SarahMichigan (sarahmichigan) wrote in 50bookchallenge,

Books #37-38

I'm a bit behind the pace but trying to catch up!

I'd be at 32 percent non-fiction for my reads this year if I don't read any more non-fiction at all this year; that's pretty close to my final goal for the year (1/3 or more of books each year non-fiction), and that feels good.

I'm planning to do mostly light and fun reading for pleasure for the rest of the year. I generally do try to pick books that are interesting or amusing, and preferably not a total slog. I will abandon a book if it bores or frustrates me. But I also sometimes read books for the experience of having read them (i.e. with some "classics") or for the information in them as much as for my own entertainment, and so I will tolerate some "slower" reads for that reason. But as we cruise into the holiday season and end of the year, I think I'm entitled to a little brain candy...

Book #37 was "The Killing Moon" by N.K. Jemison, first of a two-book series called "The Dreamblood" duology. At first, I wasn't sure I was going to like this book. For one thing, fantasy isn't my favorite genre, so I'm pretty picky about what fantasy books I'll read. Secondly, the author's prose, at least in the beginning, was a little clunky to my ears. Whenever I see an author using either a cliche phrase or one of their own stock phrases too often, it puts me off and makes it harder for me to suspend my disbelief and get into the story. There were some problems of that kind in this book (example: the phrase "startling him badly" was used twice in four pages). However, if a story and/or the characters can draw me in, I can overlook it. (I find Kim Harrison, author of the Hollows series, is that kind of writer - I want to play bingo with some of her stock phrases she uses over and over, but I do enjoy the books.)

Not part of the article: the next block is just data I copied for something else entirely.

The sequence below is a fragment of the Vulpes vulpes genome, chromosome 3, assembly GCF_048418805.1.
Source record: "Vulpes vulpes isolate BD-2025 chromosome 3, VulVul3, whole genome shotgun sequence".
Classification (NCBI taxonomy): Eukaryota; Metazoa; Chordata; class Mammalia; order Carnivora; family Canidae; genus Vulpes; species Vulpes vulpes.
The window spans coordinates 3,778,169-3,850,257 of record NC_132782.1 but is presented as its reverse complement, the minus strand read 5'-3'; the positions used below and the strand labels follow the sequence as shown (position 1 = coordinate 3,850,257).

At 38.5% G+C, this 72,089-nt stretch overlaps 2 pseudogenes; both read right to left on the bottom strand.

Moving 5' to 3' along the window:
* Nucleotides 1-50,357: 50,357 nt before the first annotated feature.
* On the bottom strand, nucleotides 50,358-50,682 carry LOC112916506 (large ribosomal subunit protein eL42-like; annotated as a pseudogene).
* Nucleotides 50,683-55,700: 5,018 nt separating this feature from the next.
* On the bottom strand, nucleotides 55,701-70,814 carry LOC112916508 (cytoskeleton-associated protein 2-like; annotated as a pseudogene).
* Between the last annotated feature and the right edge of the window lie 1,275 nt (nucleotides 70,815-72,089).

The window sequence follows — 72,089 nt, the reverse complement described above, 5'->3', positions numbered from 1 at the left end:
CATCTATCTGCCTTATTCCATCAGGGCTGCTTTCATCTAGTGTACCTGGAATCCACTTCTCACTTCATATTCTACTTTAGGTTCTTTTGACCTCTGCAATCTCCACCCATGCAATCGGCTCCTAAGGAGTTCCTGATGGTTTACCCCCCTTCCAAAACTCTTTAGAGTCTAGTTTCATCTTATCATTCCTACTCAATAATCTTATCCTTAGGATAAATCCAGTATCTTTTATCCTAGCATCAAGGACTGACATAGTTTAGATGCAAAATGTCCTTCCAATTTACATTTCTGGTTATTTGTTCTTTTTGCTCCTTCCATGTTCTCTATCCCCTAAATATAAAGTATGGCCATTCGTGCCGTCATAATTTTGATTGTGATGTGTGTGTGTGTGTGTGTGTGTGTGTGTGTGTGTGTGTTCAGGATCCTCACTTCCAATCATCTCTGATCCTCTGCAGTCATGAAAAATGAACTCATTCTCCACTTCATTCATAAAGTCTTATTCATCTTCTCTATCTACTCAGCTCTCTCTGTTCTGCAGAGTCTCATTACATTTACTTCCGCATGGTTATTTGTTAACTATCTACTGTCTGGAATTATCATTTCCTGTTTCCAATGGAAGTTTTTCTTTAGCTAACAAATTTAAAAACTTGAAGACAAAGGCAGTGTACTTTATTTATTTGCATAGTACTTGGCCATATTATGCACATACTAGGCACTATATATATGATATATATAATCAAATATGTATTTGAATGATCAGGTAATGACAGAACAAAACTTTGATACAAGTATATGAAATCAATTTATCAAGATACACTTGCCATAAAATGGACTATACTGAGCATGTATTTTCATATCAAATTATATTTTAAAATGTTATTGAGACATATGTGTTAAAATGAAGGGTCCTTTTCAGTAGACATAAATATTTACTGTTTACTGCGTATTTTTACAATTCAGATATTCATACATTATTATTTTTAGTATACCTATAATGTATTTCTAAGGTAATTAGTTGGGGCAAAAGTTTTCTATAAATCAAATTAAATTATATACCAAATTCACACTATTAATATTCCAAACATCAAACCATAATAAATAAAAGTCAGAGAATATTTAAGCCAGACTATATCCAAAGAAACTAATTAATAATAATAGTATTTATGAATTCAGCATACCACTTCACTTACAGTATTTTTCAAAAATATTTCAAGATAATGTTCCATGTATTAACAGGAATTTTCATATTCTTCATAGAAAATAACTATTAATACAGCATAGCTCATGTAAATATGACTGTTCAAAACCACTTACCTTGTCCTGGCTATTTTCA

Anyway, Jemison has been lauded for her world building, and it IS good. She creates a unique magical system based on dream energy, as well as two competing cultures. The characters are definitely not one dimensional, and I really, really liked the relationship between the apprentice and master in this book. Spoiler:[Spoiler (click to open)]
The fact that one of the two characters I liked best won't be in the second book makes me hesitate to try the second in the duology.

Overall, I'm ambivalent about Jemison's writing style, but I'd recommend it as something out of the ordinary in the fantasy genre.

Book #38 was "Into Thin Air: A Personal Account of the Mt. Everest Disaster" by Jon Krakauer, Randy Rackliff, Daniel Rembert and Caroline Cunningham. I understand why this was a best-seller and is considered a classic of adventure/outdoors literature. I found this book to be extremely gripping. I normally read non-fiction more slowly than fiction but this book pulled me in and kept me turning pages. It is the story of the worst season for deaths in the history of climbing Everest, told from the viewpoint of a journalist for the magazine Outdoors who was an up close witness to what happened. It's accompanied by photographs taken by members of the various expeditions climbing the mountain around the same time: May of 1996. Krakauer does his best to reconstruct what went wrong, which is always easier to see in retrospect. He gives some history of those who have climbed Everest to put that year in context as well. I understand that his story is only one version of the truth, but I think he tries very hard to make that clear, especially in the afterward appended to later editions. A journalist tries to report the objective truth, but when you're one of a band of people who are cold, exhausted and oxygen-deprived, in danger of dying at any moment if you don't keep heading toward safety, it's not surprising if people's accounts don't match 100 percent. The book has some grim details, so much that my husband would notice me sighing or gasping out loud as I was reading. But it's really compelling and thought -provoking. If there's one thing I think I will retain from it, it is the idea that the more complex a system (or an expedition or undertaking) is, the more things can - and will - go wrong. Highly recommended.